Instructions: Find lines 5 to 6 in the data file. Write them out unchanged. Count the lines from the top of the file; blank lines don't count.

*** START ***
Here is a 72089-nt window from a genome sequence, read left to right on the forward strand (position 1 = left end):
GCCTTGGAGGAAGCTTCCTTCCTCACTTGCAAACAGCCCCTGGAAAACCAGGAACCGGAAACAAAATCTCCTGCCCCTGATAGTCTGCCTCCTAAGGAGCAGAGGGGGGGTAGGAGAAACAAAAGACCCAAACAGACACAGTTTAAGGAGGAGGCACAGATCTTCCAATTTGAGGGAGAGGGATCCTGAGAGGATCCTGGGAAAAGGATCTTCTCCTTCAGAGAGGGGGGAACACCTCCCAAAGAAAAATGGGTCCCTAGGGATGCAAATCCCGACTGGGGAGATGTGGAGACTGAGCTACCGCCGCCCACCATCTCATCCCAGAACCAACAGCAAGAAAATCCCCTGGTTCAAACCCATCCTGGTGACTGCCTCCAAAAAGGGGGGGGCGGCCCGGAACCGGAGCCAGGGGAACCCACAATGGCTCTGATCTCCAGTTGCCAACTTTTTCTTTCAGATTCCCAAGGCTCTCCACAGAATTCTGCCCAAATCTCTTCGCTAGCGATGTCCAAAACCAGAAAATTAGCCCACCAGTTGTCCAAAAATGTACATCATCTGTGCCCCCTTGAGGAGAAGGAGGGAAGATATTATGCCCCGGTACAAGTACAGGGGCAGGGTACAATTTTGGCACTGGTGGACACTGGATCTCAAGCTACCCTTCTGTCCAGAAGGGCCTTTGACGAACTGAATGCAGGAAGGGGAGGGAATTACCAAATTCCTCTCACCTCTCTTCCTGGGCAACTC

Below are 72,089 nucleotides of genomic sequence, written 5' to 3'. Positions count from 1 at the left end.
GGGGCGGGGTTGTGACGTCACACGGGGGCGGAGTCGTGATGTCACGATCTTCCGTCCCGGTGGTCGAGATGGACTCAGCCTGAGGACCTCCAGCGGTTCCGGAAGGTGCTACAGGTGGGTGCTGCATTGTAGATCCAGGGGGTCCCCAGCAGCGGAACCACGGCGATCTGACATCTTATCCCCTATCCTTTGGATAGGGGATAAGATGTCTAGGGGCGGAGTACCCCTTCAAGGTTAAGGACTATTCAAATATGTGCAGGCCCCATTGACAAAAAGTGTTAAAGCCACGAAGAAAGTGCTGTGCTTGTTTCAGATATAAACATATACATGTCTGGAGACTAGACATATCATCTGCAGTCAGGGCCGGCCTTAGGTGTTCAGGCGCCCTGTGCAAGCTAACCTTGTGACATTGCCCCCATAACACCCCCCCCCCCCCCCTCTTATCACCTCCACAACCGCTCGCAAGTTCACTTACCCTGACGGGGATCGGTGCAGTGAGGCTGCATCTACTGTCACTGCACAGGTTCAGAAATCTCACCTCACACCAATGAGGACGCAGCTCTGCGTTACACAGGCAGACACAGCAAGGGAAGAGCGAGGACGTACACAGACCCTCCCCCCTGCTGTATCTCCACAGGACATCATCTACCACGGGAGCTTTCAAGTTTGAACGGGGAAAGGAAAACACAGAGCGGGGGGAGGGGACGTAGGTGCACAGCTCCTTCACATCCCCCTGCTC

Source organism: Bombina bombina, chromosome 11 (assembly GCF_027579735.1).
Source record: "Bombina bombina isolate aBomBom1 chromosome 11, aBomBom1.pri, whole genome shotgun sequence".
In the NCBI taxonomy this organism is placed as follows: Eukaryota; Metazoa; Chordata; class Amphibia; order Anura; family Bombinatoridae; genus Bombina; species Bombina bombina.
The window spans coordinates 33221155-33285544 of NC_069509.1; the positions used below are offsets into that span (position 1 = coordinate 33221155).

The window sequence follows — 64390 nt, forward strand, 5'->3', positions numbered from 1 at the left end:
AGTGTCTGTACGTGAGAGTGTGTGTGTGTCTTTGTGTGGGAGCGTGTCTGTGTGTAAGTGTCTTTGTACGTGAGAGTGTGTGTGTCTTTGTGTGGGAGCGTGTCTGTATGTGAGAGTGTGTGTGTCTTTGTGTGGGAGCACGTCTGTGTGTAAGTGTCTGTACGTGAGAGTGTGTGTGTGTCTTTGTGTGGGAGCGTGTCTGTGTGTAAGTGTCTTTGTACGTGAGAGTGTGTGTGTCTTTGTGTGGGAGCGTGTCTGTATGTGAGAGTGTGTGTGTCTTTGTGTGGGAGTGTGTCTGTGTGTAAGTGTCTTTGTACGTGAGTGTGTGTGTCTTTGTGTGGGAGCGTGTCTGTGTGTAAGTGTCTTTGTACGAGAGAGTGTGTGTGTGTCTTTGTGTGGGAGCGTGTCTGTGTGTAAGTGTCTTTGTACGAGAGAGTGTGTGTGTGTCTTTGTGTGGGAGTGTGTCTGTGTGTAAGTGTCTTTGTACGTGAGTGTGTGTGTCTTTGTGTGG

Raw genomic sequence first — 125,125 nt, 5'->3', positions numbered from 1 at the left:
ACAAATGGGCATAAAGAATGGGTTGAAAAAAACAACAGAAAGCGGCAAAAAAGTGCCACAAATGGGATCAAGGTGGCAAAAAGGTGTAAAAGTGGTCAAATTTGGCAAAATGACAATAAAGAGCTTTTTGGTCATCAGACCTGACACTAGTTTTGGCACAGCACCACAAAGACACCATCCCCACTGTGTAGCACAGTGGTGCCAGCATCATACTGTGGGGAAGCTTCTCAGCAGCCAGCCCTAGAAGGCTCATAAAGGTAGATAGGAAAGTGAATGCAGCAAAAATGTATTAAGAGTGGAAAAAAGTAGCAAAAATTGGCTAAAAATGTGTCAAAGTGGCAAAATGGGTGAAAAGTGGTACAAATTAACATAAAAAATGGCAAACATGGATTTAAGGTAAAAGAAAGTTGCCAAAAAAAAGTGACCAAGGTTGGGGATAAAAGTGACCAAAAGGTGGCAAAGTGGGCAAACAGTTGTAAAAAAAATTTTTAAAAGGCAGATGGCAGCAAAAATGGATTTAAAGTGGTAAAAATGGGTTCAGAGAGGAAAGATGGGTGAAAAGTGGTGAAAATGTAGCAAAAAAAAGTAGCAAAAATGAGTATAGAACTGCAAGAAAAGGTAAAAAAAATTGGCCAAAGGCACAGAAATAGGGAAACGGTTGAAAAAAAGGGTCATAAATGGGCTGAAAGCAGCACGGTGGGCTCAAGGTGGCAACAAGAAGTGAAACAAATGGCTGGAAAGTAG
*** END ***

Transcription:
Source organism: Bombina bombina, chromosome 11 (assembly GCF_027579735.1).
Source record: "Bombina bombina isolate aBomBom1 chromosome 11, aBomBom1.pri, whole genome shotgun sequence".